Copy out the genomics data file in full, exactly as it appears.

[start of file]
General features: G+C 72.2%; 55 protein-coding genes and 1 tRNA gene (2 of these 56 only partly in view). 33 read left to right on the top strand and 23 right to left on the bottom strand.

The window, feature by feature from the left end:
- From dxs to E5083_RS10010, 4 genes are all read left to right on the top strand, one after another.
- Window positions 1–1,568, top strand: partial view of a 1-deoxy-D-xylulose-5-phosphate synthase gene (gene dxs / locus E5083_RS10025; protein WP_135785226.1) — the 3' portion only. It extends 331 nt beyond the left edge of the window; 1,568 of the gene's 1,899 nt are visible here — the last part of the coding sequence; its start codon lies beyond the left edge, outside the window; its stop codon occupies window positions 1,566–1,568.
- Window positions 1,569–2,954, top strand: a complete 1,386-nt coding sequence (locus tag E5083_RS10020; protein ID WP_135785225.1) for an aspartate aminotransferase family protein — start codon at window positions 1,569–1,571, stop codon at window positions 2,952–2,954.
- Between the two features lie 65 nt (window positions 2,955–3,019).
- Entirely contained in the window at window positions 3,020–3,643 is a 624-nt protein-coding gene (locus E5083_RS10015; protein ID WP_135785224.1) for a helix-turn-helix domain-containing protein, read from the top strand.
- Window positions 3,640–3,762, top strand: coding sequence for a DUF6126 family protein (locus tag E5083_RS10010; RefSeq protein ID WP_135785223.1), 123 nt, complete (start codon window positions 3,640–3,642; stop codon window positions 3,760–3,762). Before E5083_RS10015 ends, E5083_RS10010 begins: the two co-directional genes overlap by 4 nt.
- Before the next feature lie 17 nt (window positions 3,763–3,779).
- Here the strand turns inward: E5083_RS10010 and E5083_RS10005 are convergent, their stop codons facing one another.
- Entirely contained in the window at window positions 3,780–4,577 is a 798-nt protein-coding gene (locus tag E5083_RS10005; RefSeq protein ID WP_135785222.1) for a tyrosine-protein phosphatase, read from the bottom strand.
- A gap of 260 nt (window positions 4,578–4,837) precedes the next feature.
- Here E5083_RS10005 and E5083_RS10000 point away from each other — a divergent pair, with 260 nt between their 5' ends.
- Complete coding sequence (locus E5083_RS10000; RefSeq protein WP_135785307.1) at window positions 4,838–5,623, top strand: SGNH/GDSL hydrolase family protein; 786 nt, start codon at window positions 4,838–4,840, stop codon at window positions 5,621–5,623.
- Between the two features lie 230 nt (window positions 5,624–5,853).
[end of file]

General features: G+C 72.2%; 55 protein-coding genes and 1 tRNA gene (2 of these 56 only partly in view). 33 read left to right on the top strand and 23 right to left on the bottom strand.

The window, feature by feature from the left end:
- From dxs to E5083_RS10010, 4 genes are all read left to right on the top strand, one after another.
- Window positions 1–1,568, top strand: partial view of a 1-deoxy-D-xylulose-5-phosphate synthase gene (gene dxs / locus E5083_RS10025; protein WP_135785226.1) — the 3' portion only. It extends 331 nt beyond the left edge of the window; 1,568 of the gene's 1,899 nt are visible here — the last part of the coding sequence; its start codon lies beyond the left edge, outside the window; its stop codon occupies window positions 1,566–1,568.
- Window positions 1,569–2,954, top strand: a complete 1,386-nt coding sequence (locus tag E5083_RS10020; protein ID WP_135785225.1) for an aspartate aminotransferase family protein — start codon at window positions 1,569–1,571, stop codon at window positions 2,952–2,954.
- Between the two features lie 65 nt (window positions 2,955–3,019).
- Entirely contained in the window at window positions 3,020–3,643 is a 624-nt protein-coding gene (locus E5083_RS10015; protein ID WP_135785224.1) for a helix-turn-helix domain-containing protein, read from the top strand.
- Window positions 3,640–3,762, top strand: coding sequence for a DUF6126 family protein (locus tag E5083_RS10010; RefSeq protein ID WP_135785223.1), 123 nt, complete (start codon window positions 3,640–3,642; stop codon window positions 3,760–3,762). Before E5083_RS10015 ends, E5083_RS10010 begins: the two co-directional genes overlap by 4 nt.
- Before the next feature lie 17 nt (window positions 3,763–3,779).
- Here the strand turns inward: E5083_RS10010 and E5083_RS10005 are convergent, their stop codons facing one another.
- Entirely contained in the window at window positions 3,780–4,577 is a 798-nt protein-coding gene (locus tag E5083_RS10005; RefSeq protein ID WP_135785222.1) for a tyrosine-protein phosphatase, read from the bottom strand.
- A gap of 260 nt (window positions 4,578–4,837) precedes the next feature.
- Here E5083_RS10005 and E5083_RS10000 point away from each other — a divergent pair, with 260 nt between their 5' ends.
- Complete coding sequence (locus E5083_RS10000; RefSeq protein WP_135785307.1) at window positions 4,838–5,623, top strand: SGNH/GDSL hydrolase family protein; 786 nt, start codon at window positions 4,838–4,840, stop codon at window positions 5,621–5,623.
- Between the two features lie 230 nt (window positions 5,624–5,853).